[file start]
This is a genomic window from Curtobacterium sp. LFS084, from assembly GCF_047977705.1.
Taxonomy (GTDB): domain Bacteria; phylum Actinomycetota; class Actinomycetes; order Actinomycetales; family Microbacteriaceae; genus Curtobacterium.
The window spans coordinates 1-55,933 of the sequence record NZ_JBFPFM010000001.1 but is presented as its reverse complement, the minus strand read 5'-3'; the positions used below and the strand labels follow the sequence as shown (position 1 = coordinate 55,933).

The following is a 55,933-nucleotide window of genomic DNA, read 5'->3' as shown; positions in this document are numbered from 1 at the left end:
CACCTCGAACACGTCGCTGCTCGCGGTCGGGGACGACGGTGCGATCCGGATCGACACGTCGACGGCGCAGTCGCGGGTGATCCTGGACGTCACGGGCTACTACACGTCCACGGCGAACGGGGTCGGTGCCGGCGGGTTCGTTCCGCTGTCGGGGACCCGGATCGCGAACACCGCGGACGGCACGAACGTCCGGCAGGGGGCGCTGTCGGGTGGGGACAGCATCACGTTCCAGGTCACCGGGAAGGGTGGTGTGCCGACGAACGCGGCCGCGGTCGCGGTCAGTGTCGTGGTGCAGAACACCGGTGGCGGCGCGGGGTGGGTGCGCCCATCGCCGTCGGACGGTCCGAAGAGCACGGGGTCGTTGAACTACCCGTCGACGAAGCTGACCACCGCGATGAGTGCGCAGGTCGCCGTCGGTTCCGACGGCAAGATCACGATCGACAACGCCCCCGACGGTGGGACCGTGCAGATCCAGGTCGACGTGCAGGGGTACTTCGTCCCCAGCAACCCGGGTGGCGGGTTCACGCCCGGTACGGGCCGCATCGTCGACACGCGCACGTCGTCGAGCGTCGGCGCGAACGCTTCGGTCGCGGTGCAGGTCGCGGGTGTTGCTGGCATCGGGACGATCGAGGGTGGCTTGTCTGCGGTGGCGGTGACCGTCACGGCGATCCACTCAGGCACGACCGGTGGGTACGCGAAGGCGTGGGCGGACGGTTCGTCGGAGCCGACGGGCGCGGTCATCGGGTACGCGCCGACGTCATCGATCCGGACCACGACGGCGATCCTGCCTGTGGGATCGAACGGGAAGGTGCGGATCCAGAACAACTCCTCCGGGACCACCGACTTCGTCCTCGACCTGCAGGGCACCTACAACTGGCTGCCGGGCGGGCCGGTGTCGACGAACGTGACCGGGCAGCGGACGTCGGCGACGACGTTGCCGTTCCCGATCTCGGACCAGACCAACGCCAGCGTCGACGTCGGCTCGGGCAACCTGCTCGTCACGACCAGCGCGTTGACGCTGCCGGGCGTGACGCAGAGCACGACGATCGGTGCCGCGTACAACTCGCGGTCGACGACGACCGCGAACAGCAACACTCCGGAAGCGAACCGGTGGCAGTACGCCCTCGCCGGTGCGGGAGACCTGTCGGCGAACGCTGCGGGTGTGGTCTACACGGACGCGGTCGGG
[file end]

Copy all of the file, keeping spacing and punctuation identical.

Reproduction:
This is a genomic window from Curtobacterium sp. LFS084, from assembly GCF_047977705.1.
Taxonomy (GTDB): domain Bacteria; phylum Actinomycetota; class Actinomycetes; order Actinomycetales; family Microbacteriaceae; genus Curtobacterium.
The window spans coordinates 1-55,933 of the sequence record NZ_JBFPFM010000001.1 but is presented as its reverse complement, the minus strand read 5'-3'; the positions used below and the strand labels follow the sequence as shown (position 1 = coordinate 55,933).

The following is a 55,933-nucleotide window of genomic DNA, read 5'->3' as shown; positions in this document are numbered from 1 at the left end:
CACCTCGAACACGTCGCTGCTCGCGGTCGGGGACGACGGTGCGATCCGGATCGACACGTCGACGGCGCAGTCGCGGGTGATCCTGGACGTCACGGGCTACTACACGTCCACGGCGAACGGGGTCGGTGCCGGCGGGTTCGTTCCGCTGTCGGGGACCCGGATCGCGAACACCGCGGACGGCACGAACGTCCGGCAGGGGGCGCTGTCGGGTGGGGACAGCATCACGTTCCAGGTCACCGGGAAGGGTGGTGTGCCGACGAACGCGGCCGCGGTCGCGGTCAGTGTCGTGGTGCAGAACACCGGTGGCGGCGCGGGGTGGGTGCGCCCATCGCCGTCGGACGGTCCGAAGAGCACGGGGTCGTTGAACTACCCGTCGACGAAGCTGACCACCGCGATGAGTGCGCAGGTCGCCGTCGGTTCCGACGGCAAGATCACGATCGACAACGCCCCCGACGGTGGGACCGTGCAGATCCAGGTCGACGTGCAGGGGTACTTCGTCCCCAGCAACCCGGGTGGCGGGTTCACGCCCGGTACGGGCCGCATCGTCGACACGCGCACGTCGTCGAGCGTCGGCGCGAACGCTTCGGTCGCGGTGCAGGTCGCGGGTGTTGCTGGCATCGGGACGATCGAGGGTGGCTTGTCTGCGGTGGCGGTGACCGTCACGGCGATCCACTCAGGCACGACCGGTGGGTACGCGAAGGCGTGGGCGGACGGTTCGTCGGAGCCGACGGGCGCGGTCATCGGGTACGCGCCGACGTCATCGATCCGGACCACGACGGCGATCCTGCCTGTGGGATCGAACGGGAAGGTGCGGATCCAGAACAACTCCTCCGGGACCACCGACTTCGTCCTCGACCTGCAGGGCACCTACAACTGGCTGCCGGGCGGGCCGGTGTCGACGAACGTGACCGGGCAGCGGACGTCGGCGACGACGTTGCCGTTCCCGATCTCGGACCAGACCAACGCCAGCGTCGACGTCGGCTCGGGCAACCTGCTCGTCACGACCAGCGCGTTGACGCTGCCGGGCGTGACGCAGAGCACGACGATCGGTGCCGCGTACAACTCGCGGTCGACGACGACCGCGAACAGCAACACTCCGGAAGCGAACCGGTGGCAGTACGCCCTCGCCGGTGCGGGAGACCTGTCGGCGAACGCTGCGGGTGTGGTCTACACGGACGCGGTCGGG